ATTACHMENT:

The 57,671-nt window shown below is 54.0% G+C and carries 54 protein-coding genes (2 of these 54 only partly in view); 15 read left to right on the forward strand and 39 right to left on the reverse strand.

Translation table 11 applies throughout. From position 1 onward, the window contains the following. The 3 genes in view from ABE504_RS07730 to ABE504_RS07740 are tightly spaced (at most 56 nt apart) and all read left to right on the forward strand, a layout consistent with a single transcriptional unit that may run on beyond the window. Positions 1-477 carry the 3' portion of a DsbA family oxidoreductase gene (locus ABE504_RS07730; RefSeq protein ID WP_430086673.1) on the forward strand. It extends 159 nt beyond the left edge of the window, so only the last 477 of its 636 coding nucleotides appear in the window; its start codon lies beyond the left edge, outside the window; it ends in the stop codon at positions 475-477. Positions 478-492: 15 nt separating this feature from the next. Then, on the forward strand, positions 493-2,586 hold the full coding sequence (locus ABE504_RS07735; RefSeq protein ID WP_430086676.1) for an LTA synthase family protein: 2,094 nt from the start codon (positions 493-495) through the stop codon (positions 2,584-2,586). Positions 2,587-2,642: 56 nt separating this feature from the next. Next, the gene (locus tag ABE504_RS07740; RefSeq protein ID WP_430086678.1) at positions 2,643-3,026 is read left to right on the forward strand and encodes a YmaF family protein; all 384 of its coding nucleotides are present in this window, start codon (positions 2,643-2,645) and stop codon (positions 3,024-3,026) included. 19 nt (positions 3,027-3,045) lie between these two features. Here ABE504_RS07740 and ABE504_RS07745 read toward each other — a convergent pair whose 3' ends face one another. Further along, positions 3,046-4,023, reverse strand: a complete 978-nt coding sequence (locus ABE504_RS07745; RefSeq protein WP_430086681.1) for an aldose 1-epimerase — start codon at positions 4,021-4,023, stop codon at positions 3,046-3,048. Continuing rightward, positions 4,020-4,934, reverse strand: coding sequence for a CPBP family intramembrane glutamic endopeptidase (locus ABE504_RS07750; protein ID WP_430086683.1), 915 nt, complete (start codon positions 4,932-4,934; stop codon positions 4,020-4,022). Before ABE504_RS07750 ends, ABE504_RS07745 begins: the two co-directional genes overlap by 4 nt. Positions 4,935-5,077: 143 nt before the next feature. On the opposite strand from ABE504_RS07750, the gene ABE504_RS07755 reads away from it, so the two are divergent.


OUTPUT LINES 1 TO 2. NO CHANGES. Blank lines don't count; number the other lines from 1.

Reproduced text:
The 57,671-nt window shown below is 54.0% G+C and carries 54 protein-coding genes (2 of these 54 only partly in view); 15 read left to right on the forward strand and 39 right to left on the reverse strand.

Translation table 11 applies throughout. From position 1 onward, the window contains the following. The 3 genes in view from ABE504_RS07730 to ABE504_RS07740 are tightly spaced (at most 56 nt apart) and all read left to right on the forward strand, a layout consistent with a single transcriptional unit that may run on beyond the window. Positions 1-477 carry the 3' portion of a DsbA family oxidoreductase gene (locus ABE504_RS07730; RefSeq protein ID WP_430086673.1) on the forward strand. It extends 159 nt beyond the left edge of the window, so only the last 477 of its 636 coding nucleotides appear in the window; its start codon lies beyond the left edge, outside the window; it ends in the stop codon at positions 475-477. Positions 478-492: 15 nt separating this feature from the next. Then, on the forward strand, positions 493-2,586 hold the full coding sequence (locus ABE504_RS07735; RefSeq protein ID WP_430086676.1) for an LTA synthase family protein: 2,094 nt from the start codon (positions 493-495) through the stop codon (positions 2,584-2,586). Positions 2,587-2,642: 56 nt separating this feature from the next. Next, the gene (locus tag ABE504_RS07740; RefSeq protein ID WP_430086678.1) at positions 2,643-3,026 is read left to right on the forward strand and encodes a YmaF family protein; all 384 of its coding nucleotides are present in this window, start codon (positions 2,643-2,645) and stop codon (positions 3,024-3,026) included. 19 nt (positions 3,027-3,045) lie between these two features. Here ABE504_RS07740 and ABE504_RS07745 read toward each other — a convergent pair whose 3' ends face one another. Further along, positions 3,046-4,023, reverse strand: a complete 978-nt coding sequence (locus ABE504_RS07745; RefSeq protein WP_430086681.1) for an aldose 1-epimerase — start codon at positions 4,021-4,023, stop codon at positions 3,046-3,048. Continuing rightward, positions 4,020-4,934, reverse strand: coding sequence for a CPBP family intramembrane glutamic endopeptidase (locus ABE504_RS07750; protein ID WP_430086683.1), 915 nt, complete (start codon positions 4,932-4,934; stop codon positions 4,020-4,022). Before ABE504_RS07750 ends, ABE504_RS07745 begins: the two co-directional genes overlap by 4 nt. Positions 4,935-5,077: 143 nt before the next feature. On the opposite strand from ABE504_RS07750, the gene ABE504_RS07755 reads away from it, so the two are divergent.